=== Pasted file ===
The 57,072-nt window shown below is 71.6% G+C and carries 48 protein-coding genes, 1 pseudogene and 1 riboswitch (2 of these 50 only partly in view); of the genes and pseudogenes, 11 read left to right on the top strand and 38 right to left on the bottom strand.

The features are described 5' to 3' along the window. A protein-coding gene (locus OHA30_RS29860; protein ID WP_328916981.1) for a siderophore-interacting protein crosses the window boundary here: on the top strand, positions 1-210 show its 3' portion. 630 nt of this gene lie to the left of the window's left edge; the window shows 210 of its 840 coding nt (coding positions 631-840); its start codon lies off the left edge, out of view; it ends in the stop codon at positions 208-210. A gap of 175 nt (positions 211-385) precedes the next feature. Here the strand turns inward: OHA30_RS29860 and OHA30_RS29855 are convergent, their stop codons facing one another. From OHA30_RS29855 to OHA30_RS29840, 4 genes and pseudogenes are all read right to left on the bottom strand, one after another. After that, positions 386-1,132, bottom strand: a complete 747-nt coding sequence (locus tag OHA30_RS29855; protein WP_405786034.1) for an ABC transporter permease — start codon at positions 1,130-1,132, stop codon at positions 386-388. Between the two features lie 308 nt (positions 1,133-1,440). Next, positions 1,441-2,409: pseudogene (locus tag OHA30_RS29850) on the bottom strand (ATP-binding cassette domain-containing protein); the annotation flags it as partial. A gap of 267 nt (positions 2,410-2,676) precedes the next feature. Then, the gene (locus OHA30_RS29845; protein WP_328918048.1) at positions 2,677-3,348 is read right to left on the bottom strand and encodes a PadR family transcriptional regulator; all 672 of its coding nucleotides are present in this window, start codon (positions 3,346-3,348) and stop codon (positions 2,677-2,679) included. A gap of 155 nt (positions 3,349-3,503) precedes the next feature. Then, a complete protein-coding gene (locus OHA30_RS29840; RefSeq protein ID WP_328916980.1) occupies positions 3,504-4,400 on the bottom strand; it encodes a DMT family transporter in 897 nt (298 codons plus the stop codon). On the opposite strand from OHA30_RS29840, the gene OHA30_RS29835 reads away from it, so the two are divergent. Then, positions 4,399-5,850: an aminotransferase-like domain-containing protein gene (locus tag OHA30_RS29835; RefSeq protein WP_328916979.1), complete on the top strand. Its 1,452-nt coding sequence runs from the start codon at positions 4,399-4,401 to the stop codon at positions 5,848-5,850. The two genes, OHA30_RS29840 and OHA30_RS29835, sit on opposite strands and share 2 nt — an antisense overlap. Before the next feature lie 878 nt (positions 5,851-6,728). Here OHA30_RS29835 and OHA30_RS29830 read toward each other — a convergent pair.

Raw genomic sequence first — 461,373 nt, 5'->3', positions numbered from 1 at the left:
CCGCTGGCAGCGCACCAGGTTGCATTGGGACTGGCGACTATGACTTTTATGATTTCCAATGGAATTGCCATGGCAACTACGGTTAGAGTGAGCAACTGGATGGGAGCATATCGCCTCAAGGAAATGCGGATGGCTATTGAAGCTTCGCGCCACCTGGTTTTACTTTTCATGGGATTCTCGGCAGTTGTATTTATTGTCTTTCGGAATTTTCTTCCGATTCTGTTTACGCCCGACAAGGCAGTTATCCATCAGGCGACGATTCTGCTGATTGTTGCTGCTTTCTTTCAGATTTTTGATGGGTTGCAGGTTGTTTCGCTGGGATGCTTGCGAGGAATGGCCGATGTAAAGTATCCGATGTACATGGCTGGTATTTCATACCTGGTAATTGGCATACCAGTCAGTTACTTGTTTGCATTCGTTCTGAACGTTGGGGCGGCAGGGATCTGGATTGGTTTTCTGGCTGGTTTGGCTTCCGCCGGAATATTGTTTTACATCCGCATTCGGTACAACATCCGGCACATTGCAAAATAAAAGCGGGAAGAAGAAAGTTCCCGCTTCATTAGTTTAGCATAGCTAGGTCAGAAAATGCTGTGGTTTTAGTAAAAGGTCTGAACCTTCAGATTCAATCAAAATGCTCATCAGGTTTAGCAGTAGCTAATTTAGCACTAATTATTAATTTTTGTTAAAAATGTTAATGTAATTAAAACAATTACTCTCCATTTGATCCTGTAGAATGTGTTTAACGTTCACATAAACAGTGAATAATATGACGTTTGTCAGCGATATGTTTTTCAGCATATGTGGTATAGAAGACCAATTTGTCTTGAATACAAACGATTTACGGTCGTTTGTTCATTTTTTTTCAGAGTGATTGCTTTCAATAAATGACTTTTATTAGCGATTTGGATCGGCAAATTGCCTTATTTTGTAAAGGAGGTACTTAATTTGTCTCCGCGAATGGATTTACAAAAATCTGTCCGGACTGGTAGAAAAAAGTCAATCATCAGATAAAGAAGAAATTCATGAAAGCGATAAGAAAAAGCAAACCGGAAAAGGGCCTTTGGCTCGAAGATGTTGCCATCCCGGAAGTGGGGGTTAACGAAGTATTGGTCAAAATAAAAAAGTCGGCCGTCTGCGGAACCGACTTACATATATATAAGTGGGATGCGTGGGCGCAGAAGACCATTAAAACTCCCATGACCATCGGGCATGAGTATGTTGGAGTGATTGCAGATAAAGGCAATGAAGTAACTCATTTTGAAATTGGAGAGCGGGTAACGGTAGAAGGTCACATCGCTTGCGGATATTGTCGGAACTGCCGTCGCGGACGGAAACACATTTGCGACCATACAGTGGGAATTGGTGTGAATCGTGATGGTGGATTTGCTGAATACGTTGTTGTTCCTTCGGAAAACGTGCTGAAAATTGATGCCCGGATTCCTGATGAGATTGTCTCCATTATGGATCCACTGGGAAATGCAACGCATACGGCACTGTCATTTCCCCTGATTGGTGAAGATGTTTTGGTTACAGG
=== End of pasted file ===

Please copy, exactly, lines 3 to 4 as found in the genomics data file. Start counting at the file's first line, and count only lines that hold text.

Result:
Raw genomic sequence first — 461,373 nt, 5'->3', positions numbered from 1 at the left:
CCGCTGGCAGCGCACCAGGTTGCATTGGGACTGGCGACTATGACTTTTATGATTTCCAATGGAATTGCCATGGCAACTACGGTTAGAGTGAGCAACTGGATGGGAGCATATCGCCTCAAGGAAATGCGGATGGCTATTGAAGCTTCGCGCCACCTGGTTTTACTTTTCATGGGATTCTCGGCAGTTGTATTTATTGTCTTTCGGAATTTTCTTCCGATTCTGTTTACGCCCGACAAGGCAGTTATCCATCAGGCGACGATTCTGCTGATTGTTGCTGCTTTCTTTCAGATTTTTGATGGGTTGCAGGTTGTTTCGCTGGGATGCTTGCGAGGAATGGCCGATGTAAAGTATCCGATGTACATGGCTGGTATTTCATACCTGGTAATTGGCATACCAGTCAGTTACTTGTTTGCATTCGTTCTGAACGTTGGGGCGGCAGGGATCTGGATTGGTTTTCTGGCTGGTTTGGCTTCCGCCGGAATATTGTTTTACATCCGCATTCGGTACAACATCCGGCACATTGCAAAATAAAAGCGGGAAGAAGAAAGTTCCCGCTTCATTAGTTTAGCATAGCTAGGTCAGAAAATGCTGTGGTTTTAGTAAAAGGTCTGAACCTTCAGATTCAATCAAAATGCTCATCAGGTTTAGCAGTAGCTAATTTAGCACTAATTATTAATTTTTGTTAAAAATGTTAATGTAATTAAAACAATTACTCTCCATTTGATCCTGTAGAATGTGTTTAACGTTCACATAAACAGTGAATAATATGACGTTTGTCAGCGATATGTTTTTCAGCATATGTGGTATAGAAGACCAATTTGTCTTGAATACAAACGATTTACGGTCGTTTGTTCATTTTTTTTCAGAGTGATTGCTTTCAATAAATGACTTTTATTAGCGATTTGGATCGGCAAATTGCCTTATTTTGTAAAGGAGGTACTTAATTTGTCTCCGCGAATGGATTTACAAAAATCTGTCCGGACTGGTAGAAAAAAGTCAATCATCAGATAAAGAAGAAATTCATGAAAGCGATAAGAAAAAGCAAACCGGAAAAGGGCCTTTGGCTCGAAGATGTTGCCATCCCGGAAGTGGGGGTTAACGAAGTATTGGTCAAAATAAAAAAGTCGGCCGTCTGCGGAACCGACTTACATATATATAAGTGGGATGCGTGGGCGCAGAAGACCATTAAAACTCCCATGACCATCGGGCATGAGTATGTTGGAGTGATTGCAGATAAAGGCAATGAAGTAACTCATTTTGAAATTGGAGAGCGGGTAACGGTAGAAGGTCACATCGCTTGCGGATATTGTCGGAACTGCCGTCGCGGACGGAAACACATTTGCGACCATACAGTGGGAATTGGTGTGAATCGTGATGGTGGATTTGCTGAATACGTTGTTGTTCCTTCGGAAAACGTGCTGAAAATTGATGCCCGGATTCCTGATGAGATTGTCTCCATTATGGATCCACTGGGAAATGCAACGCATACGGCACTGTCATTTCCCCTGATTGGTGAAGATGTTTTGGTTACAGG